September 21, 2018

Winds of Change (Part 3)

rhodesMy wife is used to the kinds of research I do for these articles, but even she raised an eyebrow when I brought home James Hillman’s book Suicide and the Soul. “Is there something I should know?” she asked. Yeah, I think so. I think there’s something we all should know, not just about individual lawyer suicides, but also about how they mirror the collective, transformational death occurring in our profession.

Hillman called suicide “the urge for hasty transformation” – referring to the death of an individual psyche under the stress of personal transformation. In a postscript written 40 years later, Hillman added insights about the communal nature of suicide:

Once we have grasped that involvement [in relationships with others] is fundamental to the soul, we would be inescapably connected by definition, turning and twisting the threads of our fate with the souls of others. Others are entangled in your death as you are in theirs. Suicide becomes a community matter.

No suicide dies or takes his life alone; the rest of the community dies and takes his life with him. We don’t want to hear that. We quickly deny any personal responsibility, avoid the topic, turn away when it comes up. Hillman explains our response this way:

This [community aspect] helps account for the common reaction against those who attempt suicide. They are not welcomed with sympathy by family, friends or clinic, but rather are met with anger and disgust. Before we sympathize with a person’s plight or pain that may have occasioned the attempt, we blame; we find ourselves spontaneously annoyed, outraged, condemnatory. I do believe this all too common response points to the enduring strata of the psyche that we all share, call it our archetypal humanity. We are societal animals, as well as having individual destinies. Something insists we belong to a wider soul and not to ourselves alone.

This is why lawyer suicide stories are so disturbing to those left behind – such as the CNN story that prompted this series, or this one about a prominent Washington, D.C. lawyer who shot himself in his office after changing his voice mail greeting to say, “As of April 30, 2009, I can no longer be reached. If your message relates to a firm matter, please contact my secretary. If it concerns a personal matter, please contact my wife.”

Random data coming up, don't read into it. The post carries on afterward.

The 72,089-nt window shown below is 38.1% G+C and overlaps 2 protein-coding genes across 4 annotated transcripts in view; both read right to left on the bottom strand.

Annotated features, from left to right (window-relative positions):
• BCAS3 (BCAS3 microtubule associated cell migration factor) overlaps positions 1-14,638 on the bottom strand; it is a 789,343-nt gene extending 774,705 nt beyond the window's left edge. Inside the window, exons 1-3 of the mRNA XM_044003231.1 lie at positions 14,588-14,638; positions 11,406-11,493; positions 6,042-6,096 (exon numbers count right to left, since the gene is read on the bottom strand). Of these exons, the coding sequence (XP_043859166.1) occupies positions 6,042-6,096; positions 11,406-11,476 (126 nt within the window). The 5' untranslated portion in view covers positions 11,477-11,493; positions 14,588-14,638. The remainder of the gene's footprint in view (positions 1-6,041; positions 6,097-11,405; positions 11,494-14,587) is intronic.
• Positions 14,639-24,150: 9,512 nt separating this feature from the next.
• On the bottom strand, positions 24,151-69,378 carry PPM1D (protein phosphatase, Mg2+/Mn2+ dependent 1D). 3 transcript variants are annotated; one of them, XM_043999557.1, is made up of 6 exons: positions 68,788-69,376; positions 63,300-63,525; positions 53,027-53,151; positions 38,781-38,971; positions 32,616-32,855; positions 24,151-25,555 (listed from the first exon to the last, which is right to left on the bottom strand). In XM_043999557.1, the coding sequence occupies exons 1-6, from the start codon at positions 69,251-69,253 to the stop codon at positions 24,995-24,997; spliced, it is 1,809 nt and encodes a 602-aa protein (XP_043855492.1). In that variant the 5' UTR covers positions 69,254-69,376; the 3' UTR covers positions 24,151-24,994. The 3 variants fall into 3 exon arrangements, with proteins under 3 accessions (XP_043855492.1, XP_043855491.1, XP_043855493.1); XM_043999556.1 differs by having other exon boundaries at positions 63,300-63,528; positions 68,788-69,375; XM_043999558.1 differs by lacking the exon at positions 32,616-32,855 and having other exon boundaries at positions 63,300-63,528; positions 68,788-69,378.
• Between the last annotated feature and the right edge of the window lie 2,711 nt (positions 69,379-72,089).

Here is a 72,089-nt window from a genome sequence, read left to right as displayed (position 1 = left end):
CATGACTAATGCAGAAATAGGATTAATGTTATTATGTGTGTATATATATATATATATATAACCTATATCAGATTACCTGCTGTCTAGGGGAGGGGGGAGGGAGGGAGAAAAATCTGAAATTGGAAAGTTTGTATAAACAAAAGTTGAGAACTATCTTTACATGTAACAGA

Can’t you just see yourself doing that? I can. Change the voice mail message, set up an out-of-office email reply, write a memo about the status of pending cases… be the consummate professional to the end. A comment in that story is illustrative of Hillman’s individual/community insight:

To some his final act was a rebuke to what his beloved profession had become—a statement made in the very office he had been told to vacate.

The legal profession is a controlled access community, and once we’re in the club we have a lifetime membership. (“Once a lawyer always a lawyer.”) When one of our members is lost, we all lose. We can gloss over the statistics and get back to work, but we cannot remain unaffected.

Concerned bar leaders have written monographs such as this one, detailing the causes and signs of individual psychological distress and exhorting us to notice who’s not bearing up so well. They have their place in promoting help for the afflicted individual, but they do not reach the terminally fearful dynamics of communal transformation. For that, we need to also examine the systemic context which allowed – or maybe even promoted – that level of individual distress in the first place.

To be continued.

Kevin Rhodes is a lawyer in private practice and a registered mentor with the Colorado Supreme Court’s CAMP program. He offers career coaching for lawyers and leads workshops for a variety of audiences, including the CBA’s Solo and Small Firm Section and the Job Search and Career Transitions Support Group. You can email Kevin at

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  1. Insightful post Kevin. I enjoy reading Hillman from time to time. Being in the practice area I am, I have assisted people with matters in which a family member, an ex-spouse, or an estranged spouse, has taken their own life. I sometimes feel like I am working to help the decedent help others make some sense of what happened. But then I see connections where many others do not. . . Part of our challenge is the term “suicide” – it has that suffix implying criminality, an offense against the state and against God. What if we say “took his own life” instead – it’s clunky but its meaning is totally different. I have recently purchased a book entitled “The Speech of the Grail” about how our use of words and speaking to others can transform and heal. Lawyers are people and most people have some difficulties with change. Change is a kind of death, and by practicing dying in our lives we deepen our experience of life. For many of us, the pain and the isolation are too deep and letting go into dying into a new life are seemingly insurmountable tasks. I agree it does affect us all. When one persons scapegoats that piece of their soul, it threatens all of us. Witnessing, with our hearts and not turning away, this is the only way forward.

  2. Okay Kevin – one more. . . here’s a link to an ABA Journal article about a lawyer’s suicide and his firm’s grim response.

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